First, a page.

The diversity of song repertoires and functions of singing in mammals have been little investigated. In bats, singing in the roost to court and defend mates has been studied; however the concept of territorial behaviors and the role of singing outside of the roost are poorly understood. The heart-nosed bat, Cardioderma cor, roosts in groups in the hollows of baobab trees, but disperses to exclusive areas whereby they move about foraging and singing. We investigated singing in this species by mist-netting, pit-tagging, and tracking 12 singing individuals during which we recorded songs and collected movement and singing behavioral data. Male C. cor individuals returned to same foraging area nightly, which are often over 100 m across, and favored perches whereby they sang back and forth with neighbors. Compared to high frequency echolocation, low-frequency, repetitive song syllables are likely adapted for song transmission across the cluttered bush habitat. Songs varied within and across individuals acoustically and temporally. Song playbacks elicited investigative and aggressive responses, confirming that these bats use song to create and defend territories. Song variability supports the possibility of other functions of singing, such as discrimination of conspecifics or displays of motivational level.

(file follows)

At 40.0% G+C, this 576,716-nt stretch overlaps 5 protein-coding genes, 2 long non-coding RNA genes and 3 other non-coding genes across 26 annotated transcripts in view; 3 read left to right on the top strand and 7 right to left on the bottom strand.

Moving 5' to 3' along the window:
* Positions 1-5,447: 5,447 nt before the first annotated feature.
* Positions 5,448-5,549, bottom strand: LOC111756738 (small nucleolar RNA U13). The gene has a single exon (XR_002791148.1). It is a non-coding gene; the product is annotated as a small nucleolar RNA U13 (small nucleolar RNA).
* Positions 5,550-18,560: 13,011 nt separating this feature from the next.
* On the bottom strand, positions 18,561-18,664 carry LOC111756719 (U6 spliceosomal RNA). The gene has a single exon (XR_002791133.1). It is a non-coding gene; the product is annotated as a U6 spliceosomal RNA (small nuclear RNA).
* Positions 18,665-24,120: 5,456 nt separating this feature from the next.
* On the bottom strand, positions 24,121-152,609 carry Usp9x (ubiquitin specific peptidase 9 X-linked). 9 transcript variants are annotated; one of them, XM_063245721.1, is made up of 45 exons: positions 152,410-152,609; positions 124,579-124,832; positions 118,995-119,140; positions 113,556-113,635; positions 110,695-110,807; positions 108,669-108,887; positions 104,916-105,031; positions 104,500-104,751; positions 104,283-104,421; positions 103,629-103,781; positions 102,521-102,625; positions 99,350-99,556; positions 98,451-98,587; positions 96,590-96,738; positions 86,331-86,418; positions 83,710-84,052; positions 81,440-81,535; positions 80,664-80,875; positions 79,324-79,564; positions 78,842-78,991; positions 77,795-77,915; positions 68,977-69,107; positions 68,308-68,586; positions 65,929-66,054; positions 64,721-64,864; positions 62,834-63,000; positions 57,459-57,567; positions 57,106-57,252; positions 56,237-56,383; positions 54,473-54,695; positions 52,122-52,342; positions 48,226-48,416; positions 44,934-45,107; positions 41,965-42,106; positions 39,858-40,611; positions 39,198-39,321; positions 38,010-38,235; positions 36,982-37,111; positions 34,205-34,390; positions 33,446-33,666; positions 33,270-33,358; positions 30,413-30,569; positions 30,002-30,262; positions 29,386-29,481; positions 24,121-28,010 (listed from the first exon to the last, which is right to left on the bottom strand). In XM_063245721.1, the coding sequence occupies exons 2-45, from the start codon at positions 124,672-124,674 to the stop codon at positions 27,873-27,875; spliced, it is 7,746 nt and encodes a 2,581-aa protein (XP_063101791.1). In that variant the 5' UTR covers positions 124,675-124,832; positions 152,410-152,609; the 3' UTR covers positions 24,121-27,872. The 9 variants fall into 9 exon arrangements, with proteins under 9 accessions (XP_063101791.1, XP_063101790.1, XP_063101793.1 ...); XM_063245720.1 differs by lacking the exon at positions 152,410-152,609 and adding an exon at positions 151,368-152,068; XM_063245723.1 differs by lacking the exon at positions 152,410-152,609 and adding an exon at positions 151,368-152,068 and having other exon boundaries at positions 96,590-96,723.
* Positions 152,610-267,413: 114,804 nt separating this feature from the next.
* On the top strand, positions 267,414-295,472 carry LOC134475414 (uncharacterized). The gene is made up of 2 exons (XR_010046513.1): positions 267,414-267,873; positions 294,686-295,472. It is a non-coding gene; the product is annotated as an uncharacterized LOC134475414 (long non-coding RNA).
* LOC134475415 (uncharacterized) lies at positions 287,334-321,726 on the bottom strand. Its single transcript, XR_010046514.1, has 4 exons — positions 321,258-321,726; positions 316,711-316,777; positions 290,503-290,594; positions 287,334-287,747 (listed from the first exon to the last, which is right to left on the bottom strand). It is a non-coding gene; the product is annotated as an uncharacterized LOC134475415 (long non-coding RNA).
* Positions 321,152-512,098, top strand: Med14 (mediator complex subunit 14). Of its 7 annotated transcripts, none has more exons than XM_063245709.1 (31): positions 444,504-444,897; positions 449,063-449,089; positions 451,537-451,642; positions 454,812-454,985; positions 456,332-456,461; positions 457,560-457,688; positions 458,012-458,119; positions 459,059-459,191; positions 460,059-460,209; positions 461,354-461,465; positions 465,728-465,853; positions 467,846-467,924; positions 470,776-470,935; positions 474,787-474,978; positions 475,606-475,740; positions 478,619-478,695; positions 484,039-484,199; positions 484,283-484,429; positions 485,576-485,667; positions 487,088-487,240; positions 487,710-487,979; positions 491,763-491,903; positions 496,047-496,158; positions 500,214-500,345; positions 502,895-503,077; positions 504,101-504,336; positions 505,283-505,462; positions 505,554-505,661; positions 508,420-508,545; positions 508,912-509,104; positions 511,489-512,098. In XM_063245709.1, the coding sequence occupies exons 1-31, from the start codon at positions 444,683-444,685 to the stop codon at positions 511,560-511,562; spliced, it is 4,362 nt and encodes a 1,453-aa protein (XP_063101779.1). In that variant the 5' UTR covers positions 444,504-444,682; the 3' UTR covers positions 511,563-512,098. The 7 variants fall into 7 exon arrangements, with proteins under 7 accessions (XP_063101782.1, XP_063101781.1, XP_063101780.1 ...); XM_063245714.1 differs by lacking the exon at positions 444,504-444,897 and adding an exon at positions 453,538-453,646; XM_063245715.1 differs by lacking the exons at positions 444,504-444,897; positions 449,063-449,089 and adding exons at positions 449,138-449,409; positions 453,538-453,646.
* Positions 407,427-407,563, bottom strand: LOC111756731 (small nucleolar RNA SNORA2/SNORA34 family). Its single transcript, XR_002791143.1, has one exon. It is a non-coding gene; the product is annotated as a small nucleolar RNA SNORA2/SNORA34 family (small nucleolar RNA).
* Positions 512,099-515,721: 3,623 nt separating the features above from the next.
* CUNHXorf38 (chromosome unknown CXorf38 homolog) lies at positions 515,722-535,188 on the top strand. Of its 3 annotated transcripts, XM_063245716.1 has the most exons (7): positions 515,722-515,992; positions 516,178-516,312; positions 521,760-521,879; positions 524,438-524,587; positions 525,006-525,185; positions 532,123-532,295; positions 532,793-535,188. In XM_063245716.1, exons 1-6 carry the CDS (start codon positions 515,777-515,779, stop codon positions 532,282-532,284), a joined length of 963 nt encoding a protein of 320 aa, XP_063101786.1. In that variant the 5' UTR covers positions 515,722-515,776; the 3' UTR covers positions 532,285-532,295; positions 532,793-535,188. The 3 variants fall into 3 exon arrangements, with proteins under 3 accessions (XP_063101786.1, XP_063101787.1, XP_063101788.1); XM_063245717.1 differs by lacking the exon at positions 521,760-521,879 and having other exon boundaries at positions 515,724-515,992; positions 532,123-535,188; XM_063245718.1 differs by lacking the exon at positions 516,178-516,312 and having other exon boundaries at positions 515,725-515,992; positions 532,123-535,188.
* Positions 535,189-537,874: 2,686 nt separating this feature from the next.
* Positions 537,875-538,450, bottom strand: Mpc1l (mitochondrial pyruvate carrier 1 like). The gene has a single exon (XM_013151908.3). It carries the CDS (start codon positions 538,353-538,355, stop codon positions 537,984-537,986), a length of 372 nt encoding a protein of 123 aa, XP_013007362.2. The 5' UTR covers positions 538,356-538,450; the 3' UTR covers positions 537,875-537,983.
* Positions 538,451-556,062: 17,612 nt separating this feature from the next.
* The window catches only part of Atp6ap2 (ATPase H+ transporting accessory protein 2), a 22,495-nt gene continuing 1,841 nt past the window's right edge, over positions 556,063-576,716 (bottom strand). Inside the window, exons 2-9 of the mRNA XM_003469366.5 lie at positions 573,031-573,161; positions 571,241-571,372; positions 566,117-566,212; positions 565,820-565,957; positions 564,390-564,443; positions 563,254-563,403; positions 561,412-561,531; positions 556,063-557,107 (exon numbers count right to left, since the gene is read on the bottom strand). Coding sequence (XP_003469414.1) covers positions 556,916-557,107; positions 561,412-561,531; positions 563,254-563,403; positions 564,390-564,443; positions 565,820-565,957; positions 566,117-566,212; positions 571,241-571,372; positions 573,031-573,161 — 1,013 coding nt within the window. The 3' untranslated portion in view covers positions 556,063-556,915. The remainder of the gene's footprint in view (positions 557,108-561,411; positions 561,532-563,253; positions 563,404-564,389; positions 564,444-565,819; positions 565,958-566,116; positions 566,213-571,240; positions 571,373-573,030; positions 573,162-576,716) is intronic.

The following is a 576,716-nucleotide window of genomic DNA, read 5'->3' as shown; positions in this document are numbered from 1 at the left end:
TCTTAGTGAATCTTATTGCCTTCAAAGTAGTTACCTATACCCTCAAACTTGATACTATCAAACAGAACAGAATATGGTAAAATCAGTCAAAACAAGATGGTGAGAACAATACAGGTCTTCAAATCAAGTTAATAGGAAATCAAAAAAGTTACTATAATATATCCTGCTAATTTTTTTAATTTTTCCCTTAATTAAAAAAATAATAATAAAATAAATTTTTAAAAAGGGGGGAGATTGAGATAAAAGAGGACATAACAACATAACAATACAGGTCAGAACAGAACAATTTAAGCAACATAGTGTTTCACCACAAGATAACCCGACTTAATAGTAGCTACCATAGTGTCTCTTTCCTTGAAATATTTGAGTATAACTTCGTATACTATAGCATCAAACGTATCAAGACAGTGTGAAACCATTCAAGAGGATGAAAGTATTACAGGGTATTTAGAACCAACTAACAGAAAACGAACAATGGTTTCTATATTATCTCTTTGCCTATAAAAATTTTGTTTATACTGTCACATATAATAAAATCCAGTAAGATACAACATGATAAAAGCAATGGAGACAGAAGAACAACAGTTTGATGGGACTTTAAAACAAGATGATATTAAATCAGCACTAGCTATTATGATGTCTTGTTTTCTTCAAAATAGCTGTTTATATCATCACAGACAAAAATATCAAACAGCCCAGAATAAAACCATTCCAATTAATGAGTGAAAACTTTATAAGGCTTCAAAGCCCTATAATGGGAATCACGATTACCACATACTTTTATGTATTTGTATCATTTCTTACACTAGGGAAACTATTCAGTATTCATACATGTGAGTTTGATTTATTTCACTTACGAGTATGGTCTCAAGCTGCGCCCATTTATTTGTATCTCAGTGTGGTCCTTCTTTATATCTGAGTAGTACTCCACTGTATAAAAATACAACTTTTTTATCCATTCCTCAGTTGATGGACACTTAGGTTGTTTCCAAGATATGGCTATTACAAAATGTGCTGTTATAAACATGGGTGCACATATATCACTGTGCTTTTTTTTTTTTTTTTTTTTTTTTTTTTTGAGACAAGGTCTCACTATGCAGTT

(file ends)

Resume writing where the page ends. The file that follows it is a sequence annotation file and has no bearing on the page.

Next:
|Journal||Proceedings of Meetings on Acoustics|
|State||Published - 2 Nov 2015|
|Event||170th Meeting of the Acoustical Society of America 2015 - Jacksonville, United States|
Duration: 2 Nov 2015 → 6 Nov 2015